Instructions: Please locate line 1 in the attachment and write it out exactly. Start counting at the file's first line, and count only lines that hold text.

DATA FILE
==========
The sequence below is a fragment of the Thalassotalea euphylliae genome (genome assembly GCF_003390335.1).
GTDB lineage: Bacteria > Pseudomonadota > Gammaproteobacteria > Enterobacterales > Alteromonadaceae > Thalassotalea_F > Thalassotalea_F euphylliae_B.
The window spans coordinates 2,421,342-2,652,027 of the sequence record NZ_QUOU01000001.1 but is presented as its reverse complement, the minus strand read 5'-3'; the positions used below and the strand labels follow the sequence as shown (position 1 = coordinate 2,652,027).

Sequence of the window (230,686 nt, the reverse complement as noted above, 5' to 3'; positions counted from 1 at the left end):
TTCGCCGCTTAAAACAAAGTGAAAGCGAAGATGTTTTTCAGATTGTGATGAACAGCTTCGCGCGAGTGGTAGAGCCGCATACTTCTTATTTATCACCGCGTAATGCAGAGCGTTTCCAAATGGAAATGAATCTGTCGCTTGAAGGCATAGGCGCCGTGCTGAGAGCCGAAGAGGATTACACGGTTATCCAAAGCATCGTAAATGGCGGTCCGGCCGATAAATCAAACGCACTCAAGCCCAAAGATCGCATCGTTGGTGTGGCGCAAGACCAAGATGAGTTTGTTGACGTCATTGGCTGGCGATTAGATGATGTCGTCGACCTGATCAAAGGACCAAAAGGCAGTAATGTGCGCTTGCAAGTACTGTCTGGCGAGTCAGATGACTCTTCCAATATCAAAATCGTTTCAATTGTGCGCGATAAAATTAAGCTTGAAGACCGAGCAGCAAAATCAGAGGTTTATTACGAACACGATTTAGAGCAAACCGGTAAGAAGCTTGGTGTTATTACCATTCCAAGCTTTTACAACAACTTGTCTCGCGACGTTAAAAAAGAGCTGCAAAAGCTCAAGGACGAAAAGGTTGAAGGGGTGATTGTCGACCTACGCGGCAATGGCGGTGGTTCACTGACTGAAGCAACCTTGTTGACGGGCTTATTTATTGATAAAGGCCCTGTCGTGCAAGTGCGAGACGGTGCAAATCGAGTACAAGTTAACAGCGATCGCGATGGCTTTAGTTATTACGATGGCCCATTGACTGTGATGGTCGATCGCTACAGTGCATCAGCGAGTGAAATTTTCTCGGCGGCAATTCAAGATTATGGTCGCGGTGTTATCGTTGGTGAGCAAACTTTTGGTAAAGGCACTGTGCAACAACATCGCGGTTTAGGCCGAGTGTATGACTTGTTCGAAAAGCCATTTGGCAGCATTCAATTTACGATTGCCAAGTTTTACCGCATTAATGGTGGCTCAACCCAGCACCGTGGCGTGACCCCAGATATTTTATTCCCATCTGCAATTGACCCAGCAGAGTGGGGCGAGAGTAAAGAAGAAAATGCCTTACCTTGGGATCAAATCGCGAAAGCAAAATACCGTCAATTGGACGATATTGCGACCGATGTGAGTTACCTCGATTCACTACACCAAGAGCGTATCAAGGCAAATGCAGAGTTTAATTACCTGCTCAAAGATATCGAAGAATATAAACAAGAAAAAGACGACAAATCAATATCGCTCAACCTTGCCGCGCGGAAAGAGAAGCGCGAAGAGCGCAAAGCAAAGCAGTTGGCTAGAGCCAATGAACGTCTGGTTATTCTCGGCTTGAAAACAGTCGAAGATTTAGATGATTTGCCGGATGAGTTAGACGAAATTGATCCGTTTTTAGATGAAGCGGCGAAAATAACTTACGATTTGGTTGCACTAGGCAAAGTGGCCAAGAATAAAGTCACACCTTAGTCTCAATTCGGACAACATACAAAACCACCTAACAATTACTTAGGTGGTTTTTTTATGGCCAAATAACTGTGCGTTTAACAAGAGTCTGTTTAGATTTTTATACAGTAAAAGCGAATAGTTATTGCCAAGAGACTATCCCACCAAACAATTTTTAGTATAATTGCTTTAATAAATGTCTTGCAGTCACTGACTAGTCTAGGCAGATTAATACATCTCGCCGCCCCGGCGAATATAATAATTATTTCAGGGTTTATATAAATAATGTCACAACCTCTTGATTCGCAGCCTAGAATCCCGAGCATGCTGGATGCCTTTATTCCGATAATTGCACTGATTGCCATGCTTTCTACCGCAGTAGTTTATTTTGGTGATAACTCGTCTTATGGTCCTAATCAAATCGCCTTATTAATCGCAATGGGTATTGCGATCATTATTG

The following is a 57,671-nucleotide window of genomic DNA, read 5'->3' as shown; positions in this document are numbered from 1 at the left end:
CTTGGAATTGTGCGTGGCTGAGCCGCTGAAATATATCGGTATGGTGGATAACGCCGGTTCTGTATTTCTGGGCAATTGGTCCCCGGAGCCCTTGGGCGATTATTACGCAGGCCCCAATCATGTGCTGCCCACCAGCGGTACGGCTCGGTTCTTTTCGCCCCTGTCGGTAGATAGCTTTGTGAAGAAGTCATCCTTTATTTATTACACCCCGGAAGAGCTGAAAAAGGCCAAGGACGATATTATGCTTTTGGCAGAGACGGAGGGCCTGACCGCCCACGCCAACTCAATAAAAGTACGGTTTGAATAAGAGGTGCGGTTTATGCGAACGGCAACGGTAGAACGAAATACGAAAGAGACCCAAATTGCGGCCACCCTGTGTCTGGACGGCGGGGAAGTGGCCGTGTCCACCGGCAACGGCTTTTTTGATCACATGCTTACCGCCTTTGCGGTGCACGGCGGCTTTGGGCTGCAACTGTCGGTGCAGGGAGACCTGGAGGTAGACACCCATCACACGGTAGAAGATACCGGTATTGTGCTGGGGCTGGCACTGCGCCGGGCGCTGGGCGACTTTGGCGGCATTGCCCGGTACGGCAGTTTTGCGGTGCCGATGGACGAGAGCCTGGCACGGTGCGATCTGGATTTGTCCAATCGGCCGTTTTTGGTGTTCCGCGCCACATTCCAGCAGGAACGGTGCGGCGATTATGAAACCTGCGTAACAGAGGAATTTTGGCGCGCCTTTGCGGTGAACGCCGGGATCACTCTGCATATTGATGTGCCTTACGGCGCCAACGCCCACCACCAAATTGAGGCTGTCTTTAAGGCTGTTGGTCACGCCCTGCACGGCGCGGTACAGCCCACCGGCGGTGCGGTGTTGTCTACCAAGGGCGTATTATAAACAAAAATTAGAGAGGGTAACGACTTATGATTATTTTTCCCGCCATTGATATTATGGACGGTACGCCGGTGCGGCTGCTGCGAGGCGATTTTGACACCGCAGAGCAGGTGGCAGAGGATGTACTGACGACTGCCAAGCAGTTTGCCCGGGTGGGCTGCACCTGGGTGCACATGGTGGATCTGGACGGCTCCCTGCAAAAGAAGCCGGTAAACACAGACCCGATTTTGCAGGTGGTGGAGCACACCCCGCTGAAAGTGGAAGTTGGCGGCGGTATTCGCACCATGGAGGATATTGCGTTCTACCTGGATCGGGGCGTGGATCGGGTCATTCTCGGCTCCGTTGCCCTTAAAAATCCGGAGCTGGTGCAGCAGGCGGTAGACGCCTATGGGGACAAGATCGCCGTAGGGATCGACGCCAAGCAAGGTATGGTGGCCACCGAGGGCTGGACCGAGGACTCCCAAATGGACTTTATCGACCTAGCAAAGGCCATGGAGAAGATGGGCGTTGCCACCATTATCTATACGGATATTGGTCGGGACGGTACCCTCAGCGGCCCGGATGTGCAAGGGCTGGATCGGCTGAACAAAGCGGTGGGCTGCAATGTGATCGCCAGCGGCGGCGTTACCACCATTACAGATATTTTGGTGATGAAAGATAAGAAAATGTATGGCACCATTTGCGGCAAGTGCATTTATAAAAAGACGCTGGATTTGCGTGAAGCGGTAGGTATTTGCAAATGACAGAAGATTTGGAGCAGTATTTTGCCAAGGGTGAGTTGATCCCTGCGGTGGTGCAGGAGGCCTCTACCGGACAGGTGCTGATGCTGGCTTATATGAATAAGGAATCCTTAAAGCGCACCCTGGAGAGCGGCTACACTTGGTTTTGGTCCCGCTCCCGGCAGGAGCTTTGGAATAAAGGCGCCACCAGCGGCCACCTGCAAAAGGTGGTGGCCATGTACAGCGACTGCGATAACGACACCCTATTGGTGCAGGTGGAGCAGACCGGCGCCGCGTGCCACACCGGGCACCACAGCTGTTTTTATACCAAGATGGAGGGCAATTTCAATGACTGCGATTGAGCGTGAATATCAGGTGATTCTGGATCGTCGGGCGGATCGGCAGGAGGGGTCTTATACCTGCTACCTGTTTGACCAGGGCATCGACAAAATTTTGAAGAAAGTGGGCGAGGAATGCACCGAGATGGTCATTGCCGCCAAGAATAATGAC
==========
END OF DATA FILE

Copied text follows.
The sequence below is a fragment of the Thalassotalea euphylliae genome (genome assembly GCF_003390335.1).